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Exercise before eating keeps families fit for holidays
Question of the Day
For the Kent family of Amherst, N.H., getting dressed for the holidays often means lacing up hiking boots or buckling a helmet. For the past 11 years, they have made a tradition of spending many Thanksgivings, Christmases and Easters at a national park doing something active.
Many Americans find holiday breaks an ideal time to pursue fitness-oriented activities, from holiday-themed races to just exercising together.
"More communities are offering family-oriented events. It just creates another opportunity to create lasting memories," said Cheryl Richardson, senior director of programs for the American Alliance for Health, Physical Education, Recreation and Dance, in Reston, Va.
The Kents' children — Tanner, 18, and Peyton, 16 — have explored caves in Carlsbad Caverns National Park in New Mexico, hiked glaciers in Wrangell-St. Elias National Park in Alaska and rock-climbed in Yosemite National Park in California.
"People associate holidays with a sit-down meal like Easter ham or Thanksgiving turkey," said their mom, Lisa Kent. "We were replacing it with hiking or an outdoor adventure."
Myrna Ryti and her family still enjoy a Thanksgiving meal, but they do it after running or walking in the Huffing for Stuffing Thanksgiving Day Run held in Bozeman, Mont.
"It makes for a wonderful way for a family to start the day," said Mrs. Ryti, who runs the 5 kilometer race with her daughter and son-in-law. Other members of the family, including her 4-year-old grandson, Cooper Bourret, walk the course.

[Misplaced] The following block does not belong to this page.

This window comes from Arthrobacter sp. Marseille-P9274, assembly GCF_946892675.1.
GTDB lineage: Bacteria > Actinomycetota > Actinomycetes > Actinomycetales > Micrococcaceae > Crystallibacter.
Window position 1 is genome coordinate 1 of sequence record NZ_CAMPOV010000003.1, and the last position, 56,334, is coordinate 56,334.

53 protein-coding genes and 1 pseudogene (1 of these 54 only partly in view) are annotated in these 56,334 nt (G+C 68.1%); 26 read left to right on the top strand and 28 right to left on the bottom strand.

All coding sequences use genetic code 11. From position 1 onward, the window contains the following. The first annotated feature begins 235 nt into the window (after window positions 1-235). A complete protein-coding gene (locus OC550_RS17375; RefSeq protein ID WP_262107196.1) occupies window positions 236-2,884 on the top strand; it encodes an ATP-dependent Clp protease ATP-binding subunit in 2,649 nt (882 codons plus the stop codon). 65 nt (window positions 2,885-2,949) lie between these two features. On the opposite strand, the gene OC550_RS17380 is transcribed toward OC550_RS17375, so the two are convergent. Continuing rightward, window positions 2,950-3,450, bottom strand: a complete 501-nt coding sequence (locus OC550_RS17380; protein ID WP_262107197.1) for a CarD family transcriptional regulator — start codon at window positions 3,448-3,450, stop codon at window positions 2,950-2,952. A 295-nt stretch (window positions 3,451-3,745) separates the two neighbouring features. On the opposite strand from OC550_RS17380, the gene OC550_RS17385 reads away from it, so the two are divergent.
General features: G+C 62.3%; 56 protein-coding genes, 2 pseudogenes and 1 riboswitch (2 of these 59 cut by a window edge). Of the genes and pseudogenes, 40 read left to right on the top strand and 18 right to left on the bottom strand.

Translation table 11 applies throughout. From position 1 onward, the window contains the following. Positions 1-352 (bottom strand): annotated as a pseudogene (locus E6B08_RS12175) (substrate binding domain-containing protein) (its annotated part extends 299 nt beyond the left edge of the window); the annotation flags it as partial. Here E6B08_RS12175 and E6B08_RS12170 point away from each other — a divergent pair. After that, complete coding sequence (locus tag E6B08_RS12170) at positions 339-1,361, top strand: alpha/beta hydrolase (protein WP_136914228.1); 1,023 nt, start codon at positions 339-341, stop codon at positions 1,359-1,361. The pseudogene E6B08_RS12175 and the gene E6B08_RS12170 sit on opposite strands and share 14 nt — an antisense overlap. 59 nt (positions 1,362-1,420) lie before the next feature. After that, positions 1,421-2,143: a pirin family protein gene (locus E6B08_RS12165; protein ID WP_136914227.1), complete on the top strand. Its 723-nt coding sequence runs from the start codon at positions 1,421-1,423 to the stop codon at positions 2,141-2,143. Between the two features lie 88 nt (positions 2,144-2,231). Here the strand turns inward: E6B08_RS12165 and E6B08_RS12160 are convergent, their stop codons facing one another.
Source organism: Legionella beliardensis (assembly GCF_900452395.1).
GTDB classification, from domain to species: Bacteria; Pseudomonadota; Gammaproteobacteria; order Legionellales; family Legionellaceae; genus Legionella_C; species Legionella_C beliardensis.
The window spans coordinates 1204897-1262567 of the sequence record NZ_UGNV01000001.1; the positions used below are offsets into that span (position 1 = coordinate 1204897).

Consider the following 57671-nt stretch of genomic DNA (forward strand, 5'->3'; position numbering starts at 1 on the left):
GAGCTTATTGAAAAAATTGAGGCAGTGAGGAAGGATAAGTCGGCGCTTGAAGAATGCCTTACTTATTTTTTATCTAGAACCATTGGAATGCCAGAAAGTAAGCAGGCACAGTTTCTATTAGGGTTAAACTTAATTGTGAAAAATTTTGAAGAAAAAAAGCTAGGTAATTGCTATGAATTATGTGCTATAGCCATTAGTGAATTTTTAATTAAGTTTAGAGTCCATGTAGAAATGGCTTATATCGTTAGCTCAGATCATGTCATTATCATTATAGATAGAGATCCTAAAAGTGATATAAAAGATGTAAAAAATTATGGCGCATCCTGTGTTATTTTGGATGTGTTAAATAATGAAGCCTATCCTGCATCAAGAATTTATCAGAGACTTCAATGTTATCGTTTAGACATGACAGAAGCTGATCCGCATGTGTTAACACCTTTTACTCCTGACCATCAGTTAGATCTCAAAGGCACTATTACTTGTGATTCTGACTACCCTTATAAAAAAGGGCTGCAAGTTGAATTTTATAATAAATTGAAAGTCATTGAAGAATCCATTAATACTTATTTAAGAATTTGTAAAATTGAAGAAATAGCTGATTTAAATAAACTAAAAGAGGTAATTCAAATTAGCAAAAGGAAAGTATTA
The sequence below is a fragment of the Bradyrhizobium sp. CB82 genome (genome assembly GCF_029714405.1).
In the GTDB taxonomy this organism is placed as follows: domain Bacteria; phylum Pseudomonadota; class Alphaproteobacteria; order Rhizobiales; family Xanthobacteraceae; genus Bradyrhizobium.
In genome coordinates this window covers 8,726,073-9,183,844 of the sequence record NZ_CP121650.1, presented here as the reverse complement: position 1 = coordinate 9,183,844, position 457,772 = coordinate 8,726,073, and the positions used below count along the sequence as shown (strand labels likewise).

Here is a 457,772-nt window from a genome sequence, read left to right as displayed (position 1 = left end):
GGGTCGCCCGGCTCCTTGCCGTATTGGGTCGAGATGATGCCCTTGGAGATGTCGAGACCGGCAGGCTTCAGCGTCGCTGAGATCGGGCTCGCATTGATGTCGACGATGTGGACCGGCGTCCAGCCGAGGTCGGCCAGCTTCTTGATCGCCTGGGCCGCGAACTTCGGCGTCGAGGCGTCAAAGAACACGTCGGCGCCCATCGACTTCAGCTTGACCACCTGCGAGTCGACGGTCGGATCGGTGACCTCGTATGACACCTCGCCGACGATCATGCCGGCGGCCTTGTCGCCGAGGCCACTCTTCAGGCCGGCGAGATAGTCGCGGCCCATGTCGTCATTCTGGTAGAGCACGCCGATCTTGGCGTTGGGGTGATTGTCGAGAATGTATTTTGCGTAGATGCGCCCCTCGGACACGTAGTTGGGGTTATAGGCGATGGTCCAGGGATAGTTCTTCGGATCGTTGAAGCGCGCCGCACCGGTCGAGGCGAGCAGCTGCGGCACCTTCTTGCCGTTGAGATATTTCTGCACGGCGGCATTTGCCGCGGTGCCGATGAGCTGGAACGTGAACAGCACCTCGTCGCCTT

"The first year, he rode in his jogging stroller," she said. "He loves it."
His mother, Kalli Ryti, sees it as an opportunity to stress the importance of exercise. "It sets a great example," she said. "Throughout the year, we go and practice. He likes to put on his number and we run around the block."
The event, which serves as a fundraiser for the local food bank, has a real community feel to it, Myrna Ryti said. "It attracts lots and lots of folks. It shows where you're putting your priorities."
Running a 5K also can make you feel less guilty about eating sweet potato pie, said Christy Rezabek, who runs the Turkey Trot race with her husband, Doug, every year in Huntsville, Ala.
"We get up and run. We know we're going to be eating bunches of junk food," she said.
She and her family were preparing for the St. Jude Research Hospital's annual marathon, in Memphis on Dec. 1. The race, which attracts some runners in Christmas-themed clothing, is normally scheduled for between Thanksgiving and Christmas.
Mr. Rezabek said he plans to run the full marathon, his wife the half marathon and their three children the 5K. And they're motivated by more than fitness: Mrs. Rezabek's daughter, Lakelee Leach, 8, has been treated for cancer at the hospital.
"St. Jude's does so much," Mrs. Rezabek said. "We wanted to give back."
They have enjoyed training together, she said, part of their efforts to be active as a family.
"We're not the [parents] that sit on the sidelines and watch," she said. "When they go ice skating or play baseball, we go ice skating or play baseball."
Teaching children the value of physical health also is important to Robert Tuchman, a father of two in New York City. His family's traditions include a trip to a fitness fair at the JCC in Manhattan on New Year's Day. The event is sponsored by the JCC's Marti M. Meyerson Center for Health and Wellness.
"Most gyms are closed on New Year's Day," said JCC spokeswoman Erica Werber. "We're open. We want to be there for the community."
Many families are grateful for opportunities to exercise together at the holidays, said Jerry Bocci, whose family has organized a New Year's Eve run in Belle Isle Park in Detroit since 1970. Families come out in all kinds of weather to participate in the 5K or children's run.
"The kids have a good time in the sometimes snow, sometimes sleet," he said. "When you look out over the crowd, there are a lot of smiles."
By Michael P. Orsi
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